Challenging the Status Quo in a Non-challenging Way: A Dominance Complementarity View of Voice Inquiry
- Chak Fu LAM (Principal Investigator / Project Coordinator)Department of Management
- You Jin KIM (Co-Investigator)Department of Management
- Daniel Newton (Co-Investigator)
- Alex ROMNEY (Co-Investigator)
DescriptionIt is often assumed that dominant leaders resist employee voice due to their confident, assertive, and forceful tendencies. Yet these leaders are also tasked with endorsing and implementing subordinate voice for the betterment of their organization. This presents a theoretical and practical puzzle as to how voicers might secure endorsement for changeoriented initiatives from dominant leaders. Drawing upon dominance complementarity theory (Kiesler, 1983), we unpack this puzzle and propose that voice inquiry, defined as speaking up with improvement-oriented suggestions in the form of an inquiry, is an effective way to secure endorsement, which refers to leader acceptance and implementation of employee suggestions from dominant leaders. Voice inquiry thus enables employees to challenge the status quo in a non-challenging way. Building on recent research that has emphasized inquiry as an effective means of exercising influence and improving the quality of relationships (Van Quaquebeke & Felps, 2018), we predict that voice inquiry conveys a sense of submission that complements dominant leaders. We hypothesize that the implicit confirmation of leaders’ positive self-views through voice inquiry will induce a heightened sense of power, that is, the feeling of being influential and in control of a dyadic relationship. In turn, this heightened sense of power will be associated with increased levels of endorsement. We further predict that although voice inquiry may help enhance endorsement, the sense of power induced by voice inquiry may motivate dominant leaders to engage in credit claiming, which refers to leaders’ taking credit for employees’ ideas. We will examine our hypotheses using a longitudinal moderated mediation design with multiple sources (participants and their leaders) and cross-lagged panel data across three time waves to provide a strong causal test of the hypothesized relationship.In sum, our work investigates a potential benefit (increased endorsement) and cost (increased credit claiming) of speaking up in the form of inquiry, it thus represents a novel line of research in the voice literature that has important practical implications for how employees can speak up more effectively in the workplace.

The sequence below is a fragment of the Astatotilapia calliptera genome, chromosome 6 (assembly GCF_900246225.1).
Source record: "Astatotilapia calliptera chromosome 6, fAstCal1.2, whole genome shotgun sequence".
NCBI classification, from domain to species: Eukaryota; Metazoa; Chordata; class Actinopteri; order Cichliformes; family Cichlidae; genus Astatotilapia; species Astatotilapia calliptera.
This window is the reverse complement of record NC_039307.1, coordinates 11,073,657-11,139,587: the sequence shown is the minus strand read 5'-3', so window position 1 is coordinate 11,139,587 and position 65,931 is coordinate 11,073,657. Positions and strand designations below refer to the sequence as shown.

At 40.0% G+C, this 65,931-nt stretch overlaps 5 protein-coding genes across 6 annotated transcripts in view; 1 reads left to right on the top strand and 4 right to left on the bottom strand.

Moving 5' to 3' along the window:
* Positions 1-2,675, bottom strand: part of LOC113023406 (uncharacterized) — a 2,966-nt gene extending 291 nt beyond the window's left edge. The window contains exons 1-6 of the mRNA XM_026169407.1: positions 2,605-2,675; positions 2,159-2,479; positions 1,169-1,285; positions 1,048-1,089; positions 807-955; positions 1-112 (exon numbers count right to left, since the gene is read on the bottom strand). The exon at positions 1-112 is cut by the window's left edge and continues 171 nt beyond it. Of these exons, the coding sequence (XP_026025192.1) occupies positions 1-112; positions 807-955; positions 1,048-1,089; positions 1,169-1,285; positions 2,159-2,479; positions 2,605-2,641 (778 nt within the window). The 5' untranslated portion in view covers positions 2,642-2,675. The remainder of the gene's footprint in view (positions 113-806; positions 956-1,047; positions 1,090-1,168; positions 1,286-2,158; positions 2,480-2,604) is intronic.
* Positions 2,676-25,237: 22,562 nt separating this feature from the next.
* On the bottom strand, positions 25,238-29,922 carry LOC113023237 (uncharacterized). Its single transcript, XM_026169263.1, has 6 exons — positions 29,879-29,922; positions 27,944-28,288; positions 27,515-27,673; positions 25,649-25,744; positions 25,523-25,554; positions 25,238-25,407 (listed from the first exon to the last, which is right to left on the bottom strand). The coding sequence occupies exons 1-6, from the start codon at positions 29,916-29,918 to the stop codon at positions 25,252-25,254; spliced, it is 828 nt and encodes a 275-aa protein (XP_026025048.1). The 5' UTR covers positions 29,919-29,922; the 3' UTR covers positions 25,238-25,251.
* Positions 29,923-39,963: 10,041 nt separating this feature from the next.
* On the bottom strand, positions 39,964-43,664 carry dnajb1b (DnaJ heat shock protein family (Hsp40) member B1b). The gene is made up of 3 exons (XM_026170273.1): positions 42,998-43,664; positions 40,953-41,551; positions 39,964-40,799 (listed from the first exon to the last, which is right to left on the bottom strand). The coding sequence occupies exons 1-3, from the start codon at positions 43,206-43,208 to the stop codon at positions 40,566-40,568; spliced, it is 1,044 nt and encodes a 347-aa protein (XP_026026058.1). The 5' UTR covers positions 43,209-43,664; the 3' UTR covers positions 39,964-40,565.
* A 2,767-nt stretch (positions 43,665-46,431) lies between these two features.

|Effective start/end date||1/09/22 → …|